Bhupendra Nath Dev
Email: email@example.com , firstname.lastname@example.org
Currently an Honorary Fellow of S. N. Bose National Centre for Basic Sciences, Kolkata, Prof. Dev was a Visiting Professor in the Department of Physics and School of Nano Science and Technology in the Indian Institute of Technology Kharagpur (2017-2020). Earlier he was a Senior Professor at Indian Association for the Cultivation of Science (IACS), Kolkata (2006-2017) and prior to that a full Professor at Institute of Physics (IOP), Bhubaneswar. He received Ph.D. in Physics (1985) from the State University of New York at Albany, USA. He worked as a Guest Scientist at Hamburg Synchrotron Radiation Laboratory (HASYLAB) at DESY in Hamburg, Germany and then returned to India and joined IOP in 1988. At IOP he set up an ion beam laboratory with ion scattering and ion implantation facilities, which include an ion microbeam facility, developed in collaboration with his alma mater State University of New York. His doctoral student, involved with the ion microbeam project, later went on to develop an ion nanobeam facility at the University of Melbourne as a postdoctoral fellow in the group (of Prof. D. N. Jamieson) working on quantum technology involving single ion implantation in silicon (qubit fabrication by P implantation into Si).
Prof. Dev also indigenously set up the first X-ray reflectivity and X-ray standing wave facilities in India at IOP with an 18 kW Rigaku rotating anode X-ray generator. His group has shown that the XSW technique is able to trace atomic displacement with an extremely high resolution (~ 2 Angstrom). This helped understanding of ion irradiation-induced nonmagnetic to ferromagnetic transformation in multilayers.
In 2001 Prof. Dev initiated research in nano and quantum science by setting up a combined molecular beam epitaxy (MBE) and ultra-high vacuum variable temperature scanning tunneling microscopy (STM) facilities. The MBE system was based on his own design and fabricated by Omicron Nanotechnology. His group published the first work from India on MBE-grown self-organized epitaxial nanostructures and their STM and transmission electron microscopy investigations. His group worked on single-electron tunneling via scanning tunneling spectroscopy (STS) and the simulation of I-V behaviour including the effect of quantum capacitance. Metal atom doping of one-dimensional (1-D) silicon (3-atom wide line) structures and the associated modifications in the electronic structure, e.g. band gap broadening, band edge shift, emergence of new electronic states within the band gap etc. were investigated by STS and explained by a one-dimensional tight-binding model with Green’s function approach.
At IACS, Prof. Dev set up a laboratory with a combined MBE-VTSTM-PEEM (photoemission electron microscopy) facility for research on quantum structures. Sputter deposition facility and SQUID-VSM were added to supplement this research. Quantum dot structures of semiconductors were grown on silicon by MBE with shape control, and consequently electronic energy level control, and investigated by STS. Quantum structures within the dimensional cross-over regimes near the 2-D limit were grown by depositing metal layers (1-atom to 5-atom thick) on Si surfaces and their electronic structure and transport, like negative differential resistance (NDR) behaviour, were investigated by STS with an understanding via simple free-electron model simulation as well as density functional theory calculations. Prof. Dev also completed a Rs. 10 crore project on quantum structures, supported by the Department of Atomic Energy.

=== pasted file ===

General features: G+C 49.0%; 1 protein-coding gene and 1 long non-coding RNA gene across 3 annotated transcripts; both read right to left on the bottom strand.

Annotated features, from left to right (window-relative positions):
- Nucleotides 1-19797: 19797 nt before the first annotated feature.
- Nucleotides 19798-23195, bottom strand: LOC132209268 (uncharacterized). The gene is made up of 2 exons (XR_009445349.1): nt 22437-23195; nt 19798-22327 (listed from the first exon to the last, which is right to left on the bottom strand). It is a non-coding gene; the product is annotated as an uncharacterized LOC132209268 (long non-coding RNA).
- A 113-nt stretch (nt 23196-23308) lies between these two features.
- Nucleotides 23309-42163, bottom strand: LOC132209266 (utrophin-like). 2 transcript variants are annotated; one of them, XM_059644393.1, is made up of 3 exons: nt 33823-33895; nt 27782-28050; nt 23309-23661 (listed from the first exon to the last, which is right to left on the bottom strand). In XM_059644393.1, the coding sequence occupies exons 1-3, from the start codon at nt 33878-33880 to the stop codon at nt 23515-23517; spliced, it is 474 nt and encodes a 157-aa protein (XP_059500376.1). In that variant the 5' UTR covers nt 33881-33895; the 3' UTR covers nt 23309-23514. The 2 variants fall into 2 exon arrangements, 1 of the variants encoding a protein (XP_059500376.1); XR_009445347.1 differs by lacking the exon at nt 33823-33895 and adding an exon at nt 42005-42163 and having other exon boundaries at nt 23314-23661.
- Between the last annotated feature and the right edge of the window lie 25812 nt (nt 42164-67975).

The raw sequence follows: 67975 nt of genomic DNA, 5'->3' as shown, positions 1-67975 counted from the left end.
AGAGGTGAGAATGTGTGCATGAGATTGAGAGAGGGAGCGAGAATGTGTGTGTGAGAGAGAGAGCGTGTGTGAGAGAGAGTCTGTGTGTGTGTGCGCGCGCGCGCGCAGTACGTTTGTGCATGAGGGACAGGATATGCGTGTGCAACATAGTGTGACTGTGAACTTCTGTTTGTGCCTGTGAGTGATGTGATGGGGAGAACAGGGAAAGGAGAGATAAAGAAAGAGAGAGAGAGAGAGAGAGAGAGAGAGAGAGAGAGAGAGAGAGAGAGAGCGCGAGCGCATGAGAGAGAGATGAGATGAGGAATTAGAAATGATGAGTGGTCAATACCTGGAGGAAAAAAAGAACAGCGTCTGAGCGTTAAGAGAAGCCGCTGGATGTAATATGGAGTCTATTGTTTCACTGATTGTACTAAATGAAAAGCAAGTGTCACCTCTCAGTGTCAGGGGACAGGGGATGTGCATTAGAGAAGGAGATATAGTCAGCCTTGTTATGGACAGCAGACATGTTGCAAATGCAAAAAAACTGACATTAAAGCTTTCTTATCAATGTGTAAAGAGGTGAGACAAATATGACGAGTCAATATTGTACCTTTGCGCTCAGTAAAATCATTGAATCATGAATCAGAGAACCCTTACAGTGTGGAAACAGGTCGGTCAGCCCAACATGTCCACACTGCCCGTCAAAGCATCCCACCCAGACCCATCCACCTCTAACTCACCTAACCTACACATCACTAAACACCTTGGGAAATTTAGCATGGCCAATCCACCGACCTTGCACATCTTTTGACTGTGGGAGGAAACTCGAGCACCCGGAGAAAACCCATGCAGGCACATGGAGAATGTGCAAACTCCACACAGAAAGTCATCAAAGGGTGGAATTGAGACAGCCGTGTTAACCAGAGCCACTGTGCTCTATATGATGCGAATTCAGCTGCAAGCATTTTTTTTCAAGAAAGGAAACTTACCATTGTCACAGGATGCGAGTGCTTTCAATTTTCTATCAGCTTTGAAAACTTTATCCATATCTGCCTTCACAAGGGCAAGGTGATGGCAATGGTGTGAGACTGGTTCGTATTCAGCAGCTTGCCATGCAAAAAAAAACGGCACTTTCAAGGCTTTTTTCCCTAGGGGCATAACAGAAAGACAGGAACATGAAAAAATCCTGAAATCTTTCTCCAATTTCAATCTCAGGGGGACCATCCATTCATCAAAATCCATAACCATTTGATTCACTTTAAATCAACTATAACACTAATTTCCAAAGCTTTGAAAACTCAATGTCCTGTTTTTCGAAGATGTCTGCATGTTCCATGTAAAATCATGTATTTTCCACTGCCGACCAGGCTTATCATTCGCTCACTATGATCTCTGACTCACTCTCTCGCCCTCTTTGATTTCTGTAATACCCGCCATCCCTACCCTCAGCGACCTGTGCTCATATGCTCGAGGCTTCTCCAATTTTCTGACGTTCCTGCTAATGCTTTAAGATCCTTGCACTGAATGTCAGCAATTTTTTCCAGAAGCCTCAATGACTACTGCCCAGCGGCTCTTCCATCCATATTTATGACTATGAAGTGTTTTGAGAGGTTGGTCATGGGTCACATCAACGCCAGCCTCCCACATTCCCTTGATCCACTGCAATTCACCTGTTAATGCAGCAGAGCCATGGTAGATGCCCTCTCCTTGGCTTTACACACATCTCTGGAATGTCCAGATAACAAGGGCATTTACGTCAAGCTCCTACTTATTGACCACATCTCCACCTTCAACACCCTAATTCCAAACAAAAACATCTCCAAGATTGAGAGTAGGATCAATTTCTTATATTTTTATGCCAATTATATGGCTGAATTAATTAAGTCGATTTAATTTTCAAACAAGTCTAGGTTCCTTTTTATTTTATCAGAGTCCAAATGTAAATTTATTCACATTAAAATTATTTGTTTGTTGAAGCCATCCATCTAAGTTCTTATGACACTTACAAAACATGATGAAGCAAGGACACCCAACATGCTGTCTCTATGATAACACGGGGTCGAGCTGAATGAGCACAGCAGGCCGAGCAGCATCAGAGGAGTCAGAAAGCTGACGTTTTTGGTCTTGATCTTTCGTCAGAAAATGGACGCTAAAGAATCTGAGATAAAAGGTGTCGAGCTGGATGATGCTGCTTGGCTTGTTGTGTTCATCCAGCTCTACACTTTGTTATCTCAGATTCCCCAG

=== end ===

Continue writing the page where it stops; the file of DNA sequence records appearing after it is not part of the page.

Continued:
Atomic migration due to applied voltage pulses from an STM tip on a metal surface was investigated by STM, revealing the time evolution and formation of one-atom thick fractal structure via diffusion limited aggregation.
More recently, Prof. Dev’s group has discovered superconductivity in cobalt. Earlier they discovered a high-density nonmagnetic phase of cobalt in cobalt thin films on silicon. This high-density nonmagnetic cobalt is superconducting. Interestingly, in the cobalt film
a self-organized superconducting(S)/ferromagnetic(F)/superconducting(S) trilayer has formed. In fact, S/F/S hybrid structures are fabricated by depositing conventional superconducting and ferromagnetic materials by various research groups in the world for quantum information processing applications.
Prof. Dev has supervised 21 Ph.D. theses and published over 160 papers. He is a member of Editorial or Advisory Editorial Board of several international and national journals. He has served as a member of several programme advisory committees (PAC) of DST and SERB of Government of India [Condensed Matter Physics and Materials Science (twice), Physics and Astrophysics] and other DST expert committees [Expert Committee on Nano Science and Technology Initiative (NSTI), Expert Committee on Review of Accelerators]. As principal investigator, he has carried out international bilateral Indo-US, Indo-German and Indo-Japan collaborative research projects. Prof. Dev is a Fellow of the Indian Academy of Sciences and the National Academy of Sciences, India. For his doctoral thesis, he received the Presidential Distinguished Doctoral Dissertation Award (1985). Among other awards Prof. Dev received are 2009 DAE-Raja Ramanna Prize in Physics, the 2010 International Alumni Award for Exceptional Achievement from the University at Albany, State University of New York, U.S.A., the MRSI medal (2003) and the MRSI Distinguished Lectureship Award for 2015-16. Prof. Dev was awarded the senior Marie Curie International Incoming Fellowship (IIF) of European Union. With this fellowship Prof. Dev spent a year as EU Guest Scientist at Helmholtz Centre Dresden Rossendorf, Germany in 2005. Recently (2021) Prof. Dev was offered the Raja Ramanna Fellowship of the Department of Atomic Energy, Government of India.